These shows have a little of everything for fans, which is hard to do when you're talking about a career going back to the early '60's. But Morrison makes it work, sampling his earliest, blues days with "Baby Please Don't Go", with a fine harp solo, throwing in a hit or favourite every little bit ("Wild Night", "Brown-Eyed Girl", "Jackie Wilson Said") and playing six cuts off the recent Keep Me Singing album of that year. Never one to sit still, Morrison has released two full albums since then.
The band needs to be sharp and adaptable with all these styles on parade, and there's some pretty sharp players up there, young (keyboardist Paul Moran) and older (Dave Keary on guitar, one of Ireland's most respected players). Singer Dana Masters gets to duet with Van on a couple of numbers, and her work on "Sometimes We Cry" lifts her boss to an energized performance. Most fun though is watching Morrison these days, enjoying all his sax and harmonica solos, and belting out true blues, his favourite, like "Going Down To Bangor".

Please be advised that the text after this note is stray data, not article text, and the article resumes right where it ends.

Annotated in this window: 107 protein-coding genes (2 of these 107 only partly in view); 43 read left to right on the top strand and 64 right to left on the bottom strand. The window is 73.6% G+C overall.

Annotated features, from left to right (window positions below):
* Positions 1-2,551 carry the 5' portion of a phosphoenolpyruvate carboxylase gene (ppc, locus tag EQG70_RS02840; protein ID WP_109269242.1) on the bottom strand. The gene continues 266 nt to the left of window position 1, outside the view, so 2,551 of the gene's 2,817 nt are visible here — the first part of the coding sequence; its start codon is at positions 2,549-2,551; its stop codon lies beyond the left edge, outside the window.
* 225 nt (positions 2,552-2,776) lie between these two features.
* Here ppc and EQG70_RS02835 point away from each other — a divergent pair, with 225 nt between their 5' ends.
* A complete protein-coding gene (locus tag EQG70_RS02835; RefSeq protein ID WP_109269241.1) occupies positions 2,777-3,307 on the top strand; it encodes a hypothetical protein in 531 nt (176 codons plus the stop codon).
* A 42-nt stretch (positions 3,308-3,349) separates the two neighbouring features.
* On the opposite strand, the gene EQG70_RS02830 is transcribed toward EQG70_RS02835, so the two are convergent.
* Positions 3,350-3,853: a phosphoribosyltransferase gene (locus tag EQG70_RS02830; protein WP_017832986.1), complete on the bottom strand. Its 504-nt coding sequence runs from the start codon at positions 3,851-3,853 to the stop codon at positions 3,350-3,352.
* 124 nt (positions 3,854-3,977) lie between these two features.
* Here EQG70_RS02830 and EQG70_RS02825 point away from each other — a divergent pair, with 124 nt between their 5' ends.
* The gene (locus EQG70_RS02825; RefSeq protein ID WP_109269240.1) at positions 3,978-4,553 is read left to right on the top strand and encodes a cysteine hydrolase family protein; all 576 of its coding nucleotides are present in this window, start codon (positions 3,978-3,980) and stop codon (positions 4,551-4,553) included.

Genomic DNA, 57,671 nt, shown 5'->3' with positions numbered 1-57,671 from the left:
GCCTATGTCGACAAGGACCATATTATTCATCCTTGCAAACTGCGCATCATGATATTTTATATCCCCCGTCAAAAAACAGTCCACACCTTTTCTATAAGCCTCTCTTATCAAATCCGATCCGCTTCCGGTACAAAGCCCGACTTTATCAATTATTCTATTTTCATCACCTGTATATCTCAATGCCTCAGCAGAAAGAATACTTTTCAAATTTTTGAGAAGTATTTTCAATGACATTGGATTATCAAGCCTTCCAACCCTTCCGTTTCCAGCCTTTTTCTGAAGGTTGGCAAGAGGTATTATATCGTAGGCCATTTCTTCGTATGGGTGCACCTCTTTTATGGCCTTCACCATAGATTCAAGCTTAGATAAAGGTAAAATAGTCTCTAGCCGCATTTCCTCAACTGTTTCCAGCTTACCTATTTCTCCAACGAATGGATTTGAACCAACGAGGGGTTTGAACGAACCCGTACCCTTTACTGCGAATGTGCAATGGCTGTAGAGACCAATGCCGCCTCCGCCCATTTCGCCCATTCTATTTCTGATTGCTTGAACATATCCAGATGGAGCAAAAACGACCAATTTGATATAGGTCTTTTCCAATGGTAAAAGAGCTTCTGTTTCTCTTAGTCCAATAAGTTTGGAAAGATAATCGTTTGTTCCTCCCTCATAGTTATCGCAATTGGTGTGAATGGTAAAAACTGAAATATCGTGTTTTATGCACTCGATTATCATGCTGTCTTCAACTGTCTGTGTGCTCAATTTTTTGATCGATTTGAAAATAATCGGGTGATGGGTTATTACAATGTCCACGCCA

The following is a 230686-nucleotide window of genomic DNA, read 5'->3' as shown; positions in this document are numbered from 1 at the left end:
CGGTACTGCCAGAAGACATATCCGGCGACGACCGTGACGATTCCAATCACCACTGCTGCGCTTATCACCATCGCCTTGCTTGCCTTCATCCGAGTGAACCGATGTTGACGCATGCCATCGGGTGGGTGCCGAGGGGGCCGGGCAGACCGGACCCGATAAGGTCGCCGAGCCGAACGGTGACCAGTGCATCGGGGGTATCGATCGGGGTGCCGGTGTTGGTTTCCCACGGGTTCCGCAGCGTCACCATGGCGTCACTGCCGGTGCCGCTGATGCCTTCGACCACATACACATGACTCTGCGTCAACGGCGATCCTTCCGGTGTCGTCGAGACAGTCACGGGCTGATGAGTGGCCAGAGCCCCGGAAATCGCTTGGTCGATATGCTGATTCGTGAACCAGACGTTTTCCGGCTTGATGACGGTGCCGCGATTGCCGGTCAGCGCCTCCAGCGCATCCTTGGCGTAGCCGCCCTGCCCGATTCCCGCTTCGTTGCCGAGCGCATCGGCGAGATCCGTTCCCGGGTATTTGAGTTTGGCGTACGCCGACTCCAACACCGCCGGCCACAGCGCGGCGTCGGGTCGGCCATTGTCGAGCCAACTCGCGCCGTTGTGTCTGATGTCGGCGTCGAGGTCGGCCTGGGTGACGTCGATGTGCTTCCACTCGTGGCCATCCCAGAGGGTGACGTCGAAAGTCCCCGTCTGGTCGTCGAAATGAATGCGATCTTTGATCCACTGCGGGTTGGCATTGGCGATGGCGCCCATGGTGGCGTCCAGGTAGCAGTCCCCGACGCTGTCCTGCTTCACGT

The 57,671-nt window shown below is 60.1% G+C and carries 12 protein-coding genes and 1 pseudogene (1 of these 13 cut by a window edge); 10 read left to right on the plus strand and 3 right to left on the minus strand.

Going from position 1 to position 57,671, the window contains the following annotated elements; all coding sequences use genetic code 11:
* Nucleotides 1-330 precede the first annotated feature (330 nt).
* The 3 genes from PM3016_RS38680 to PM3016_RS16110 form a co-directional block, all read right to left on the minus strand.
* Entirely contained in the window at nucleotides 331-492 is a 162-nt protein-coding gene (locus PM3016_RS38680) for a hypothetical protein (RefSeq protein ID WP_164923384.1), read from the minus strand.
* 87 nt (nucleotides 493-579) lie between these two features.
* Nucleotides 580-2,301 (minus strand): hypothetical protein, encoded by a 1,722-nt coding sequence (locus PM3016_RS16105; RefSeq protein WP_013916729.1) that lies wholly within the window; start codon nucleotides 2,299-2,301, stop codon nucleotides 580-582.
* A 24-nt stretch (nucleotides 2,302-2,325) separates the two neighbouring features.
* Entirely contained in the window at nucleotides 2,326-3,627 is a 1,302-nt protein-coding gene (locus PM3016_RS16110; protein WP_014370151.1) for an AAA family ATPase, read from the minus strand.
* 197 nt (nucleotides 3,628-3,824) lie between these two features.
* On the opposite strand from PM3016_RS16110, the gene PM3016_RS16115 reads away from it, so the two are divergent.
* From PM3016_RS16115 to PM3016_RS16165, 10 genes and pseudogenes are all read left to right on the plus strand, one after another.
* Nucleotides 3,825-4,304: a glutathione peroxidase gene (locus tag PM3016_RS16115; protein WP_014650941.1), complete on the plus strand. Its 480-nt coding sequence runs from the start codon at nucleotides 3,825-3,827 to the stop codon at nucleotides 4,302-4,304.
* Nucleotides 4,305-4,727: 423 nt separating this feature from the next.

The second concert is a special outdoor concert in Belfast, celebrating Morrison's return to the city as a newly-knighted citizen, especially for his services for tourism and charity in Northern Ireland. It was remarked at the time how jovial he seemed about the honour and the hometown appearance, and he does seem to be having more fun, without a bit of the grumpy old Van around. He throws off some asides to the band and front rows, smiles a little and puts everyone, including the viewer, at ease. For this show, he seems keen on concentrating on his vocals, being the jazz man, and "It's All In The Game" is a special highlight. He was 70 for these shows, and performing with lots of passion.